Commentary: Randomized Phase II Trial of Autologous Dendritic Cell Vaccines Versus Autologous Tumor Cell Vaccines in Metastatic Melanoma: 5-year Follow Up and Additional Analyses

Robert O. Dillman*

AIVITA Biomedical, Inc., Irvine, CA, USA

A recent publication described the final results of a randomized phase II clinical trial testing patient-specific autologous dendritic cell vaccines (DCV) and autologous tumor cell vaccines (TCV) in patients with metastatic melanoma1. For both products the sources of antigen were autologous tumor cells that were self-renewing in short-term tissue culture. Such cells share characteristics with tumor initiating cells (cancer stem cells and early progenitors) including self-renewal in cell culture, the ability to form tumors in immune-compromised rodents, and the expression of certain phenotypic markers2. The results confirmed the survival benefit associated with DCV that was described in an interim report3, as well as additional details regarding delayed type hypersensitivity (DTH) reactions to intradermal injections of tumor cells, and safety.

The most important observation was the superior survival associated with DCV including a median overall survival of 43.4 vs 20.5 months, a 3-year overall survival rate of 61% vs 25% (p=0.018), and a 70% decrease in the risk of death (HR=0.304, p=0.0035)1. This is the only trial in cancer patients that has addressed the question of whether injection of DC loaded with antigen ex vivo is associated with better clinical outcome compared to injecting irradiated TC and relying on endogenous loading of DC. The recent publication also confirmed that a patient with progressive, measurable, metastatic melanoma that had been refractory to all therapies available at the time, who had achieved a delayed complete remission4, was still in complete remission more than five years after study entry. This commentary addresses a number of questions that have been raised about this study.

One obvious concern is the small number of patients enrolled in this trial. The trial was originally designed to enroll 200 patients with 90% power to detect a 50% reduction in the risk of death between the two arms, and an 80% power to detect a 40% difference. Unfortunately, for financial and strategic reasons, the trial was terminated prematurely by the hospital that was providing financial support for it. At the time of closure 42 patients had been randomized. Fortunately, all patients were treated as randomized; so there were no discrepancies for “intent-to-treat” versus actual treatment. The survival difference between the two arms was striking, and consistent with the differences seen when comparing survival for 54 metastatic melanoma patients treated with DCV during 2001-20075, to 74 patients treated with TCV during 1990-20016. All three protocols had similar eligibility criteria.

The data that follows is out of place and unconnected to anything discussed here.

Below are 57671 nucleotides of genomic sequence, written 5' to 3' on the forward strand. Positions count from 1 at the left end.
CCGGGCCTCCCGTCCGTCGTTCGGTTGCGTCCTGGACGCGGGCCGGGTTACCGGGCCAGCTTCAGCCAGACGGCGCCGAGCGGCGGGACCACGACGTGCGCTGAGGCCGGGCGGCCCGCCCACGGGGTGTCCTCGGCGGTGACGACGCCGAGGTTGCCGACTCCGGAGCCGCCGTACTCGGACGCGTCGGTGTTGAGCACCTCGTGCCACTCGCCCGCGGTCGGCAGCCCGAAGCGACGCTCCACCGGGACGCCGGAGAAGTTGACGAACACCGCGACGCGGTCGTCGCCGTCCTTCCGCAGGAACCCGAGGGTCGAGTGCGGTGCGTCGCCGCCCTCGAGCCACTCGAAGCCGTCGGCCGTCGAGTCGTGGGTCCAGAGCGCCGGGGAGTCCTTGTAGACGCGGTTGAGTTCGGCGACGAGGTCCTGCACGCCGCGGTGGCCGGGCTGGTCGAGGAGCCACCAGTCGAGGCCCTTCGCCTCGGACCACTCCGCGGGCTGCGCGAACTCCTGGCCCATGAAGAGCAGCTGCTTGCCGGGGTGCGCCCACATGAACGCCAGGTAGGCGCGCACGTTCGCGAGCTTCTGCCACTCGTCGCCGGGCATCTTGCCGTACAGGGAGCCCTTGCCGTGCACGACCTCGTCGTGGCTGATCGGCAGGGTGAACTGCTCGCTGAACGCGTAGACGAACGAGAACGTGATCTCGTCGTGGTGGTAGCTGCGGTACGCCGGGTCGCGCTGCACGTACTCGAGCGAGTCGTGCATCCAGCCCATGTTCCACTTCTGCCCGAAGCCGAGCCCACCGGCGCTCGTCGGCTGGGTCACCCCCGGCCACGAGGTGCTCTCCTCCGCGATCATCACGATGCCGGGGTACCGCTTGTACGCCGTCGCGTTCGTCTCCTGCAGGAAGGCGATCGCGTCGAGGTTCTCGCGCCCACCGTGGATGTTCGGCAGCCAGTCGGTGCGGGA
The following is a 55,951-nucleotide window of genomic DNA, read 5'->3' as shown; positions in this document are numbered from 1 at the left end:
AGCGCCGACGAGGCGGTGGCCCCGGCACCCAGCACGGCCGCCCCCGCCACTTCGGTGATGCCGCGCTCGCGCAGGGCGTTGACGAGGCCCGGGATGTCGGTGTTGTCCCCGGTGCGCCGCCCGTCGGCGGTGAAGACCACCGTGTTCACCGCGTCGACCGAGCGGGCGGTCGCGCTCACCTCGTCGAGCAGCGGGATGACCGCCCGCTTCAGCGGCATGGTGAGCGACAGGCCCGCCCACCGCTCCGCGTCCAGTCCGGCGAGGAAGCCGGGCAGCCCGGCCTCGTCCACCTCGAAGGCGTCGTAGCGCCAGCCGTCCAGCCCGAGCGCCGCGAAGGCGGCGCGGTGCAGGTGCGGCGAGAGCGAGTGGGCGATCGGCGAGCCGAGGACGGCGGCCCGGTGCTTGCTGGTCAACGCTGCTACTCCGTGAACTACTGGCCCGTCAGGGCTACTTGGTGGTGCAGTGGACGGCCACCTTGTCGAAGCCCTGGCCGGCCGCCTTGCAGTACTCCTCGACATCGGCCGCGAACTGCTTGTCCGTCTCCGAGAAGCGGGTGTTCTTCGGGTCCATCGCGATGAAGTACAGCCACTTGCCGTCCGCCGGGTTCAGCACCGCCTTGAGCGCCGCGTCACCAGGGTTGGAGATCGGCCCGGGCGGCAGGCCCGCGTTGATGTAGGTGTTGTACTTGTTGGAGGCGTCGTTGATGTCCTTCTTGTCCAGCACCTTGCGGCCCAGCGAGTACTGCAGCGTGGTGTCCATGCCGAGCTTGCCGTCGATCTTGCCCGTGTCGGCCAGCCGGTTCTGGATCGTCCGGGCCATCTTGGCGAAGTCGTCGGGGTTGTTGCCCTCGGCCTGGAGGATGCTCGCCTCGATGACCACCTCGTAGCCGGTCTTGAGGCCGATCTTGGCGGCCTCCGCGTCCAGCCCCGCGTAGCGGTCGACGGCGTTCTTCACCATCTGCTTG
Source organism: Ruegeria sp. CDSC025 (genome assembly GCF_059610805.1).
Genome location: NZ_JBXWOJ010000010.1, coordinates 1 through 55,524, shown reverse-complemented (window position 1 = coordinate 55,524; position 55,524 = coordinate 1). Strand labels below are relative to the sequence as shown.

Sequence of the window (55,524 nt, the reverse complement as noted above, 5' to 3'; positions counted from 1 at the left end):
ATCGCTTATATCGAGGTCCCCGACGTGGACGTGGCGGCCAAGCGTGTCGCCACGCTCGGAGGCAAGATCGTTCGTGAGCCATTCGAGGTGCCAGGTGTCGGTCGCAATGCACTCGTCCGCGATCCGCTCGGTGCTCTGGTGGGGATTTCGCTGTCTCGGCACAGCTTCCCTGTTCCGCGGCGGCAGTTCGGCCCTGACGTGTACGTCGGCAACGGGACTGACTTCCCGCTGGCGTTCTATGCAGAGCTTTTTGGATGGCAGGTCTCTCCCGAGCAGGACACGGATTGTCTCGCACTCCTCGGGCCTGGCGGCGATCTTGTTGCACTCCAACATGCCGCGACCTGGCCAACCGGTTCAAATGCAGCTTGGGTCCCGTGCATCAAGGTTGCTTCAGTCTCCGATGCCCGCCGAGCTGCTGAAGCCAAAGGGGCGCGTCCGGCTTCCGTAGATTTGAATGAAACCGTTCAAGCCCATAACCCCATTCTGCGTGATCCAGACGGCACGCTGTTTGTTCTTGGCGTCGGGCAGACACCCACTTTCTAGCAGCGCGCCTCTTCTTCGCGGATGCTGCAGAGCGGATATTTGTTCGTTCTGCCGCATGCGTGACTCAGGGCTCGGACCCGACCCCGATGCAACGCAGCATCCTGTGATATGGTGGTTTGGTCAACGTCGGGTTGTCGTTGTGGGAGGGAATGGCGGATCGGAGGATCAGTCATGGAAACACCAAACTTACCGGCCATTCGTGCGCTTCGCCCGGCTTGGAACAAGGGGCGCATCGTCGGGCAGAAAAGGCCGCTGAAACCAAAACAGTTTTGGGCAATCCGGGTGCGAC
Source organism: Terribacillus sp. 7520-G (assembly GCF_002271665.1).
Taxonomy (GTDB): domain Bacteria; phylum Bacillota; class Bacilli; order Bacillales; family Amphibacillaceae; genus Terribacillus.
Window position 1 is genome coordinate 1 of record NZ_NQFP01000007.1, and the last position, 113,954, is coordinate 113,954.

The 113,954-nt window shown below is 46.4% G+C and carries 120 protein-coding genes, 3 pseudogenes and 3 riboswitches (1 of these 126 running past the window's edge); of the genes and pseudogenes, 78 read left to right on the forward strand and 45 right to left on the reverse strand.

Another concern raised is the numerical imbalance in the treatment arms at the time the study was halted: TCV (n=24) and DCV (n=18). This imbalance was a consequence of the early termination. Because the study was being conducted at one clinical site with one research coordination team, blocking during randomization, which would have assured equal or near equal randomization to either arm at any time point, was not used. Had the study continued as planned, there would have been a 1:1 balance in the arms in terms of assignment for intent-to-treat.

Because of the small numbers and imbalance in the numbers of patients between the two arms, there was concern that an imbalance in prognostic factors might explain the clinical results. Had the study not been terminated early, these variables would have evened out with the randomization assignments. Fortunately, multivariate analyses alleviated these concerns1. The two strongest variables associated with better outcome were DCV treatment and non-measurable disease at the time of treatment. In fact, negative prognostic factors were more frequent in the DCV arm. These included imbalances in the two stratification factors used in the randomization, namely highest stage of disease (3 vs 4) and measurable disease (yes or no).

Another issue raised was whether the differences in survival were actually due to previous or subsequent therapies. All therapies received by these patients were documented at the time of enrollment and during long-term follow up. As shown in the paper, there was no evidence other treatments influenced outcome1. In particular, at the time this study was conducted, BRAF/MEK and immune checkpoint inhibitors were not widely available, and only a handful of patients eventually received such treatments.